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Q. Where do you get your inspiration to write?

A: As a cop I loved writing about things that happened. Being able to tell a story – even though it was purely factual – was gratifying. Being able to tell a victim’s story (even if they were dead) was like representing them; being their voice. After the police force, I found myself wanting to write about the many things I saw and did. I felt the best way to do this was through fiction. Bringing alive a character and showing a journey. But don’t get me wrong; writing fiction has not come easy to me. 

Q. Who are your literary heroes?

A. Like many other authors I’ve met, I’m not (what I call) a voracious reader. This will bring looks of horror to those in the literary world! And, I don’t read widely (those left standing now have fallen backwards).

My first literary “hero” was Robert G Barrett, bestselling Australian author who wrote about legendary protagonist Les Norton. I still read his books today. Barrett was, at the time (he’s dead now) regarded very much as being “anti-literary.” I love to read cop stories, often referred to as ‘police procedurals’. Michael Connelly is the master of this genre and I could read his stuff all day. There are many others, like Michael Robotham, Karen Slaughter, Jane Harper; the list goes on. 

There are stack of great Aussie crime writers around and I love discovering new writers. I’m always on the lookout for them in the bookstore.

Q. Do you have a favourite book?

A. It’s a bit like asking which child in my favourite! (It’s my first-born, by the way). All jokes aside, I really enjoy any crime book. In 2017 I read a book by American author Don Winslow called “The Force”. If you’re into cop novels – as Molly Meldrum would say – do yourself a favour and read this one.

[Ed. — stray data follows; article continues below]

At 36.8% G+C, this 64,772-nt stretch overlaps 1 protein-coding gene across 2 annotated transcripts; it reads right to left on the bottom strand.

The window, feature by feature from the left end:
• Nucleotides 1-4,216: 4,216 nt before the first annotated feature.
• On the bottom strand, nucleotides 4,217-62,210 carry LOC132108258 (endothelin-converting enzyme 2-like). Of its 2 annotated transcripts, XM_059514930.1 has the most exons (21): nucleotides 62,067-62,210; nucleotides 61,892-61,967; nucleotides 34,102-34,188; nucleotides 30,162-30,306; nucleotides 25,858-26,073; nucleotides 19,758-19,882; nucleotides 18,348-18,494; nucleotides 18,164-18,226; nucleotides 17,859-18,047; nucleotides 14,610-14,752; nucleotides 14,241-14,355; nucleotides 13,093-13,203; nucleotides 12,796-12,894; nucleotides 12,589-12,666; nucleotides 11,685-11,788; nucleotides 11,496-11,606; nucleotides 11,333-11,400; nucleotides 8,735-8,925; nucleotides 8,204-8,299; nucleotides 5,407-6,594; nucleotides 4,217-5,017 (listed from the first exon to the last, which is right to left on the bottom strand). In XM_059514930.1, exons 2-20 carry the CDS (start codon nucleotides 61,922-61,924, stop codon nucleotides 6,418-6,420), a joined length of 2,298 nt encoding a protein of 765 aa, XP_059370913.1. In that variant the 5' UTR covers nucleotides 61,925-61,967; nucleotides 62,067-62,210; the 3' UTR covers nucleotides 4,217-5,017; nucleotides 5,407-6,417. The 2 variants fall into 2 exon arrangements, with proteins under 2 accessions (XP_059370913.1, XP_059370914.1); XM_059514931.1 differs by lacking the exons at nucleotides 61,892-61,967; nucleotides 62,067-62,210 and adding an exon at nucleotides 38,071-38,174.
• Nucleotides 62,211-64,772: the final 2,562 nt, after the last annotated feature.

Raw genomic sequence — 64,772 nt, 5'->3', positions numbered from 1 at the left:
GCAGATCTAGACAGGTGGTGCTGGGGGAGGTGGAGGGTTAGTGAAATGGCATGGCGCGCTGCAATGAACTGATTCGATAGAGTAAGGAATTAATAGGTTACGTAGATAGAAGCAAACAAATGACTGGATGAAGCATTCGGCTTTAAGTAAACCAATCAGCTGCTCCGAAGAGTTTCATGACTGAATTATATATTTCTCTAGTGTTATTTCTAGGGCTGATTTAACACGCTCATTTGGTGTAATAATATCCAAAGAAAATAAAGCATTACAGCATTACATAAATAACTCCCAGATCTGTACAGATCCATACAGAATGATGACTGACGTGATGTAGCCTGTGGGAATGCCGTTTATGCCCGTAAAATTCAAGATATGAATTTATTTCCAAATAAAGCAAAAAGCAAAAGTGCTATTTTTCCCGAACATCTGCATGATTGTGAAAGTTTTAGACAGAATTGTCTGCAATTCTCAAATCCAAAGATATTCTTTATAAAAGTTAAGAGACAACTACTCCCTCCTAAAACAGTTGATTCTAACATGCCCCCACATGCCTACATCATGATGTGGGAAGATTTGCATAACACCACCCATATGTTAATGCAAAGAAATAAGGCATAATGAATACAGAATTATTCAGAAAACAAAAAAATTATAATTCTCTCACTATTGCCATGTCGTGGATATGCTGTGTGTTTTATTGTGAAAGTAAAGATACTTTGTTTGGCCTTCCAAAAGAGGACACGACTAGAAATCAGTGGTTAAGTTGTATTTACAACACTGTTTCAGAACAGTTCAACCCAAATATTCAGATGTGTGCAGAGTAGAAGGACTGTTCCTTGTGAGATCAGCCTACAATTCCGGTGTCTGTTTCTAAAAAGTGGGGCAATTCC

Q. How much of what you write is autobiographical? 

A. Obviously, as a cop I’ve seen and done lots of interesting things. And, it’s true that a lot of my ideas come from those experiences. But, being a cop is nowhere near as exciting as it is on TV. If I wrote a “real” detective story it would put people to sleep pretty fast! In the end, I write fiction. It’s entertainment. 

Q. Have you ever shot someone?

A. Unlike my character Bo Campbell, no… I’ve never shot anyone. I’ve come close a few times and am thankful it never happened. It’s not something any cop would ever want to do. 

Q. Will there be any more Bo Campbell books? 

A. Most definitely! Bo Campbell is a young detective with a long career ahead of him. There are stacks of adventures planned, which will test him at every turn. Everything from plane crashes, corruption plagued branches, to missing kids and devastating floods. Can’t give too much away!

Q. What advice would you give someone wanting to write a book? 

A. Writing is not as easy as it sounds, but it’s worth it. First, you need to learn the craft. There’s a multitude of organisations out there teaching creative writing skills. You can do it all online if you want.

Second, persist with it. Get the story you want told on paper, then fix it up (edit) from there. You can’t edit nothing! 

Third, join a writers group, go to writers/readers conferences, and connect with other authors. No one in the literary world is competing with you! It’s a bit like golf; you keep your own score. 

Never, never give up. Everyone has a story to tell. Everyone has a unique voice.

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